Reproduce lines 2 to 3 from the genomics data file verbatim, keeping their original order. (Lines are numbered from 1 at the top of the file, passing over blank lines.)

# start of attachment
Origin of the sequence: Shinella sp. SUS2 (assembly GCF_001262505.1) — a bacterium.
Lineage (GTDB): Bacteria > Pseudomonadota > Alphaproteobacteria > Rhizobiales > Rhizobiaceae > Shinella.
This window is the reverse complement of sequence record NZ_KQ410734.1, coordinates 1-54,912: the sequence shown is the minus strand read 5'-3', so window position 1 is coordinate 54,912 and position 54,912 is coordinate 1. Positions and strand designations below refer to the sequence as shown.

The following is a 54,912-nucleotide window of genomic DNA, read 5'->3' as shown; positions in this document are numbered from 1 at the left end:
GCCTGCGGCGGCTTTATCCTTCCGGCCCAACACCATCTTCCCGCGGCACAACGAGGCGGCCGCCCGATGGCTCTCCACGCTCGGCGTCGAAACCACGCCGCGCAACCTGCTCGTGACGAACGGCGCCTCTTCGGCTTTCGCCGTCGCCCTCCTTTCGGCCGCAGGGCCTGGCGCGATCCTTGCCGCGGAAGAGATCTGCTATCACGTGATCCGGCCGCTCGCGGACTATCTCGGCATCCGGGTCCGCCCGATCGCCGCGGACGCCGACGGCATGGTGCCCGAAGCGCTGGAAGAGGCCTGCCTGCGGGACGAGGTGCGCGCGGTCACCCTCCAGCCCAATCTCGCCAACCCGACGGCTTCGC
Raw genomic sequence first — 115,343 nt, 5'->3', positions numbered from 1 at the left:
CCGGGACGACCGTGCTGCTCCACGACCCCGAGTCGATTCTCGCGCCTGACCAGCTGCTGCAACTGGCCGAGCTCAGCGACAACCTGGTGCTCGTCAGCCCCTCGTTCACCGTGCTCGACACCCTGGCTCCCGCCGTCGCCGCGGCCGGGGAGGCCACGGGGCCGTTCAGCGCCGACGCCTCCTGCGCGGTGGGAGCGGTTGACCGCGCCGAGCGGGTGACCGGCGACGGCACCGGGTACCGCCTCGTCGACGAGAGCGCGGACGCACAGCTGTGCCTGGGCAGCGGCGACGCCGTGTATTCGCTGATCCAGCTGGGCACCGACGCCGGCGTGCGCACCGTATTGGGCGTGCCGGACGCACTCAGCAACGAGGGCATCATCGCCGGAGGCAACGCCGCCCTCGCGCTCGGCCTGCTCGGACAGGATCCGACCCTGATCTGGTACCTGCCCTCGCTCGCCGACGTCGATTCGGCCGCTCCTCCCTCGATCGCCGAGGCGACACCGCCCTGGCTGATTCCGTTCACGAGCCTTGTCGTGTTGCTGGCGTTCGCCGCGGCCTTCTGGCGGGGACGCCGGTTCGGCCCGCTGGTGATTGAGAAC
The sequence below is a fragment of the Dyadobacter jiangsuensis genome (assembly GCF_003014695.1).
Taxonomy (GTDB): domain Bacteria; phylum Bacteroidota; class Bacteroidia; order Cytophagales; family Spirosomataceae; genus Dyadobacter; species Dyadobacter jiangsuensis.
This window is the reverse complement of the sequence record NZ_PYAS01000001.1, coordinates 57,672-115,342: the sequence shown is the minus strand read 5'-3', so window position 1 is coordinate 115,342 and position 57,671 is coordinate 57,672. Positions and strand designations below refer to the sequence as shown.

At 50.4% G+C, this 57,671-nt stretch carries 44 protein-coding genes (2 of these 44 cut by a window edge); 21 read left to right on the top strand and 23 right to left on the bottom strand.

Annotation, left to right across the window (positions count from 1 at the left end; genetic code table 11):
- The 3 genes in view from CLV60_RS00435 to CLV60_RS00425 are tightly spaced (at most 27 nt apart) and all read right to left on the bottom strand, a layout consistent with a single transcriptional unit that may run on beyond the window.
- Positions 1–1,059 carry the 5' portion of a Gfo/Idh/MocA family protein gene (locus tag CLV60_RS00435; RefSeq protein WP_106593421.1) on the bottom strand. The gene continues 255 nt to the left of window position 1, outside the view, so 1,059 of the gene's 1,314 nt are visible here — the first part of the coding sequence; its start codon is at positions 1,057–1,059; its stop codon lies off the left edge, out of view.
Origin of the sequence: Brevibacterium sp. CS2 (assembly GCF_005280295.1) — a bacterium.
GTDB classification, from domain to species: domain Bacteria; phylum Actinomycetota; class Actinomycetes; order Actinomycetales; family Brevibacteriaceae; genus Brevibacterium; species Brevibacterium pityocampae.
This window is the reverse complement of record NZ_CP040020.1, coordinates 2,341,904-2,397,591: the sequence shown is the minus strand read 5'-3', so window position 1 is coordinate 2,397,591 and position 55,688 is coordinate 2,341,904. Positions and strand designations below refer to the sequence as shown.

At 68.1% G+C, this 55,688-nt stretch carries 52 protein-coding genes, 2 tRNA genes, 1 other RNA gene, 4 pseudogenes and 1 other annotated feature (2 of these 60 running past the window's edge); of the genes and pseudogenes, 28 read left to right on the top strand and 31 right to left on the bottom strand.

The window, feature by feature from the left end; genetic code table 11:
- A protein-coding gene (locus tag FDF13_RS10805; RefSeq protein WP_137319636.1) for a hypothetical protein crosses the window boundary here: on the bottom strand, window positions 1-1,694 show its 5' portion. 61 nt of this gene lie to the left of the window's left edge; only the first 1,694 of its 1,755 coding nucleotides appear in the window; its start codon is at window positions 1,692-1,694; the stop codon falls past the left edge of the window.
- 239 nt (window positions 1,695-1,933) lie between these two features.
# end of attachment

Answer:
Lineage (GTDB): Bacteria > Pseudomonadota > Alphaproteobacteria > Rhizobiales > Rhizobiaceae > Shinella.
This window is the reverse complement of sequence record NZ_KQ410734.1, coordinates 1-54,912: the sequence shown is the minus strand read 5'-3', so window position 1 is coordinate 54,912 and position 54,912 is coordinate 1. Positions and strand designations below refer to the sequence as shown.